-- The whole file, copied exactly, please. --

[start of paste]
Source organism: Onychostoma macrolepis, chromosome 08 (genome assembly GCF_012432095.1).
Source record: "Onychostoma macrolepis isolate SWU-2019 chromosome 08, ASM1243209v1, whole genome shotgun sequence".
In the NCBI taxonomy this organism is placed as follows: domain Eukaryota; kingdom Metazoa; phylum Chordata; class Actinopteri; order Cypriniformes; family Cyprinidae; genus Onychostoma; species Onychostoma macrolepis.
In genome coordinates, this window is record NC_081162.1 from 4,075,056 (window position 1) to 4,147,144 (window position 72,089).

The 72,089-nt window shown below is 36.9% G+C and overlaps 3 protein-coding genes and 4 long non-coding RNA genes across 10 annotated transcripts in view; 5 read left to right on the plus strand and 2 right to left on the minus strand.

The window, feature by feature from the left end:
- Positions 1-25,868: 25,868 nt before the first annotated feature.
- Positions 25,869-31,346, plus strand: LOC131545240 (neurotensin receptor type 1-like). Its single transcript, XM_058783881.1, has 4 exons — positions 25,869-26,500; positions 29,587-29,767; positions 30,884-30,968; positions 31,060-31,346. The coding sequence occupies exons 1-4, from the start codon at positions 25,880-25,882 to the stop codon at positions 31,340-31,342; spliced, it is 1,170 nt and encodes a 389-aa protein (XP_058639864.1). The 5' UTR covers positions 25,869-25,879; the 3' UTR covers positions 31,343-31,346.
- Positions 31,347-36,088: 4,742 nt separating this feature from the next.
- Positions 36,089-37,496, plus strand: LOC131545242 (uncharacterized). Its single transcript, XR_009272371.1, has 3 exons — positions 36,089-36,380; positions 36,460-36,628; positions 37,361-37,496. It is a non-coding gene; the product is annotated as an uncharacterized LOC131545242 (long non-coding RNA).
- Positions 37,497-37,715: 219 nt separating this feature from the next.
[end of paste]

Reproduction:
Source organism: Onychostoma macrolepis, chromosome 08 (genome assembly GCF_012432095.1).
Source record: "Onychostoma macrolepis isolate SWU-2019 chromosome 08, ASM1243209v1, whole genome shotgun sequence".
In the NCBI taxonomy this organism is placed as follows: domain Eukaryota; kingdom Metazoa; phylum Chordata; class Actinopteri; order Cypriniformes; family Cyprinidae; genus Onychostoma; species Onychostoma macrolepis.
In genome coordinates, this window is record NC_081162.1 from 4,075,056 (window position 1) to 4,147,144 (window position 72,089).

The 72,089-nt window shown below is 36.9% G+C and overlaps 3 protein-coding genes and 4 long non-coding RNA genes across 10 annotated transcripts in view; 5 read left to right on the plus strand and 2 right to left on the minus strand.

The window, feature by feature from the left end:
- Positions 1-25,868: 25,868 nt before the first annotated feature.
- Positions 25,869-31,346, plus strand: LOC131545240 (neurotensin receptor type 1-like). Its single transcript, XM_058783881.1, has 4 exons — positions 25,869-26,500; positions 29,587-29,767; positions 30,884-30,968; positions 31,060-31,346. The coding sequence occupies exons 1-4, from the start codon at positions 25,880-25,882 to the stop codon at positions 31,340-31,342; spliced, it is 1,170 nt and encodes a 389-aa protein (XP_058639864.1). The 5' UTR covers positions 25,869-25,879; the 3' UTR covers positions 31,343-31,346.
- Positions 31,347-36,088: 4,742 nt separating this feature from the next.
- Positions 36,089-37,496, plus strand: LOC131545242 (uncharacterized). Its single transcript, XR_009272371.1, has 3 exons — positions 36,089-36,380; positions 36,460-36,628; positions 37,361-37,496. It is a non-coding gene; the product is annotated as an uncharacterized LOC131545242 (long non-coding RNA).
- Positions 37,497-37,715: 219 nt separating this feature from the next.